1. Thank you for sharing your ordeal. I knew a doctor once, who also had a needle phobia. He has even passed out when getting a shot. Having a phobia has nothing to do with maturity, and that nurse needs some serious empathy training.
    I also agree, that is not how you treat a child! Restrain a child for being afraid? How horrible! Again, I'm sorry you had that experience, and I fear for children who may similarly suffer.
    It's interesting you posted this today, because just a few hours ago, I made a CPS report on a new neighbor. These people have been yelling at their little boy incessantly all week, every few minutes during waking hours. I've gotten to where I cringe when I hear his name. I'm sure he also has come to despise hearing his name. The verbal abuse was so severe that the other children in the family have joined in, and when a parent wasn't berating him, one of the kids would be too. When I finally confronted the parents, the mother was holding the poor kids arm in a twisted position to where he couldn't walk straight, and was dragging him to the house. The parent's excuse: He had hit another child (no doubt the child who seconds before had been berating him). They also told me that they had been told by the police that they could BEAT their child any time they want. I was nearly in tears when I called CPS. Because he's a child, it's ok to beat him? NOOOO! Children need to be protected from violence. They also need to know that when a parent calls his or her name, it's most likely for something good, or at least neutral. And, as you pointed out, children need to be shown compassion when they are suffering, not be mistreated.
    (Btw, I also have a phobia, and I've suffered from other anxiety disorders. I won't say I know your pain, but I do understand first hand that anxiety should be treated with compassion.)
    Take care and keep up the good work!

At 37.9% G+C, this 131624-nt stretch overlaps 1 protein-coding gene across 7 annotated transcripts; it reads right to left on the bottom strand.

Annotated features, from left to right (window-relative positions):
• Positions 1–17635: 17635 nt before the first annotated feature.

2. Wow. I'm sorry you were treated like that. I would have been furious had it been me or my child in that situation. I don't agree with the nurse's comment about acting like a child. Fear is not childish, (refusing to get the blood work might be a little different) but neither is the case to physically restrain you. I find it odd that they jumped to that extreme when you told them that you weren't going to move.

    Talking With Rebecca

  3. Wow - I'm sorry that happened to you. I also have had a phobia of needles for a long long time, however with different medical procedures I've had to have over the past 10 years (including horrific pregnancies and over 200 skin biospies for suspicious moles) I can get through it with minimal tears and deep breathing and guided relaxation/meditation on my ipod.

    That being said, there is a blog I also follow called Pigtail Pals: Redefining Girly where the author's young daughter had been restrained and pants pulled down for a flu shot and the whole ordeal was just awful - so bad, that she left the practice.

    You must be feeling so violated and no one should make another person feel that way. I do hope you speak to the office manager and/or doctor about how you were treated. There are ways to do a blood draw that doesn't have to be so violating. :( I'm so sorry.